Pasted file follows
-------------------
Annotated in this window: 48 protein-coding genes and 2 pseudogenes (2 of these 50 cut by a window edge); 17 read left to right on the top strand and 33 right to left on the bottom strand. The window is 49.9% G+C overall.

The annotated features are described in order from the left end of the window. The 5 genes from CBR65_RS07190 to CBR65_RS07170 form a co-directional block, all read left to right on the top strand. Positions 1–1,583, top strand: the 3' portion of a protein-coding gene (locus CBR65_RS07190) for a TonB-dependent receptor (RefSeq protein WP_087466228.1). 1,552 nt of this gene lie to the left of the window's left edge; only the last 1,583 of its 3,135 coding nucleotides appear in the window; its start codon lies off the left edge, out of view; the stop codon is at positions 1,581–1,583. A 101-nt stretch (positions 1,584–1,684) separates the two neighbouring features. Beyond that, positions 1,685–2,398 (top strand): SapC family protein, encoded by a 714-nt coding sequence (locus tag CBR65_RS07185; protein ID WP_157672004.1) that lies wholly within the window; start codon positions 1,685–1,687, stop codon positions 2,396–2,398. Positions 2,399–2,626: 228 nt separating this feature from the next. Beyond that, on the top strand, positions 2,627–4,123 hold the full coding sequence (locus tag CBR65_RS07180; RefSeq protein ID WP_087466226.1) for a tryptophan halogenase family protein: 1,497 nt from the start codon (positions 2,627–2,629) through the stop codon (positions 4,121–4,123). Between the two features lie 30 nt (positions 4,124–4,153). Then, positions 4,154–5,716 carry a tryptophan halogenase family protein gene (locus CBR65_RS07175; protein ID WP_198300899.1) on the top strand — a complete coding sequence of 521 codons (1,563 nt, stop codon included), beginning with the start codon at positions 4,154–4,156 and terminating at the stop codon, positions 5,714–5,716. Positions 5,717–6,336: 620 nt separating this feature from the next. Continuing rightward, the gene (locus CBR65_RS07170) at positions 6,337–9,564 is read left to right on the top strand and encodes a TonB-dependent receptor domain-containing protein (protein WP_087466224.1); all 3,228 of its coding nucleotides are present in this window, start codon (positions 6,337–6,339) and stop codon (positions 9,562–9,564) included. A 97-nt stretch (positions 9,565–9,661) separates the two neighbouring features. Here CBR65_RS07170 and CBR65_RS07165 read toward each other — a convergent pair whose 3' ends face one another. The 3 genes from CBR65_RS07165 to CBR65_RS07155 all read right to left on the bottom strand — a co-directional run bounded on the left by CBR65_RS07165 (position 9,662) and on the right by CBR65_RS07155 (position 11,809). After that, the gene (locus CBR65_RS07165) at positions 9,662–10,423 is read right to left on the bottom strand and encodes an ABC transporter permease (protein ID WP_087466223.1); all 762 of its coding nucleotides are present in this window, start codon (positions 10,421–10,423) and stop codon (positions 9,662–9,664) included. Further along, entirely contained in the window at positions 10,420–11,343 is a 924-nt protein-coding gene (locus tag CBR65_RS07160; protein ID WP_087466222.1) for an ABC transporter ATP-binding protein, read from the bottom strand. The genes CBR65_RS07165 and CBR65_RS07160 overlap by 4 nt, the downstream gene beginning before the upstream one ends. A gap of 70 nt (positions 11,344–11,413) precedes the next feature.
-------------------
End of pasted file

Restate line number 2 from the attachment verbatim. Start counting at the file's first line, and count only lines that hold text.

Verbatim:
The annotated features are described in order from the left end of the window. The 5 genes from CBR65_RS07190 to CBR65_RS07170 form a co-directional block, all read left to right on the top strand. Positions 1–1,583, top strand: the 3' portion of a protein-coding gene (locus CBR65_RS07190) for a TonB-dependent receptor (RefSeq protein WP_087466228.1). 1,552 nt of this gene lie to the left of the window's left edge; only the last 1,583 of its 3,135 coding nucleotides appear in the window; its start codon lies off the left edge, out of view; the stop codon is at positions 1,581–1,583. A 101-nt stretch (positions 1,584–1,684) separates the two neighbouring features. Beyond that, positions 1,685–2,398 (top strand): SapC family protein, encoded by a 714-nt coding sequence (locus tag CBR65_RS07185; protein ID WP_157672004.1) that lies wholly within the window; start codon positions 1,685–1,687, stop codon positions 2,396–2,398. Positions 2,399–2,626: 228 nt separating this feature from the next. Beyond that, on the top strand, positions 2,627–4,123 hold the full coding sequence (locus tag CBR65_RS07180; RefSeq protein ID WP_087466226.1) for a tryptophan halogenase family protein: 1,497 nt from the start codon (positions 2,627–2,629) through the stop codon (positions 4,121–4,123). Between the two features lie 30 nt (positions 4,124–4,153). Then, positions 4,154–5,716 carry a tryptophan halogenase family protein gene (locus CBR65_RS07175; protein ID WP_198300899.1) on the top strand — a complete coding sequence of 521 codons (1,563 nt, stop codon included), beginning with the start codon at positions 4,154–4,156 and terminating at the stop codon, positions 5,714–5,716. Positions 5,717–6,336: 620 nt separating this feature from the next. Continuing rightward, the gene (locus CBR65_RS07170) at positions 6,337–9,564 is read left to right on the top strand and encodes a TonB-dependent receptor domain-containing protein (protein WP_087466224.1); all 3,228 of its coding nucleotides are present in this window, start codon (positions 6,337–6,339) and stop codon (positions 9,562–9,564) included. A 97-nt stretch (positions 9,565–9,661) separates the two neighbouring features. Here CBR65_RS07170 and CBR65_RS07165 read toward each other — a convergent pair whose 3' ends face one another. The 3 genes from CBR65_RS07165 to CBR65_RS07155 all read right to left on the bottom strand — a co-directional run bounded on the left by CBR65_RS07165 (position 9,662) and on the right by CBR65_RS07155 (position 11,809). After that, the gene (locus CBR65_RS07165) at positions 9,662–10,423 is read right to left on the bottom strand and encodes an ABC transporter permease (protein ID WP_087466223.1); all 762 of its coding nucleotides are present in this window, start codon (positions 10,421–10,423) and stop codon (positions 9,662–9,664) included. Further along, entirely contained in the window at positions 10,420–11,343 is a 924-nt protein-coding gene (locus tag CBR65_RS07160; protein ID WP_087466222.1) for an ABC transporter ATP-binding protein, read from the bottom strand. The genes CBR65_RS07165 and CBR65_RS07160 overlap by 4 nt, the downstream gene beginning before the upstream one ends. A gap of 70 nt (positions 11,344–11,413) precedes the next feature.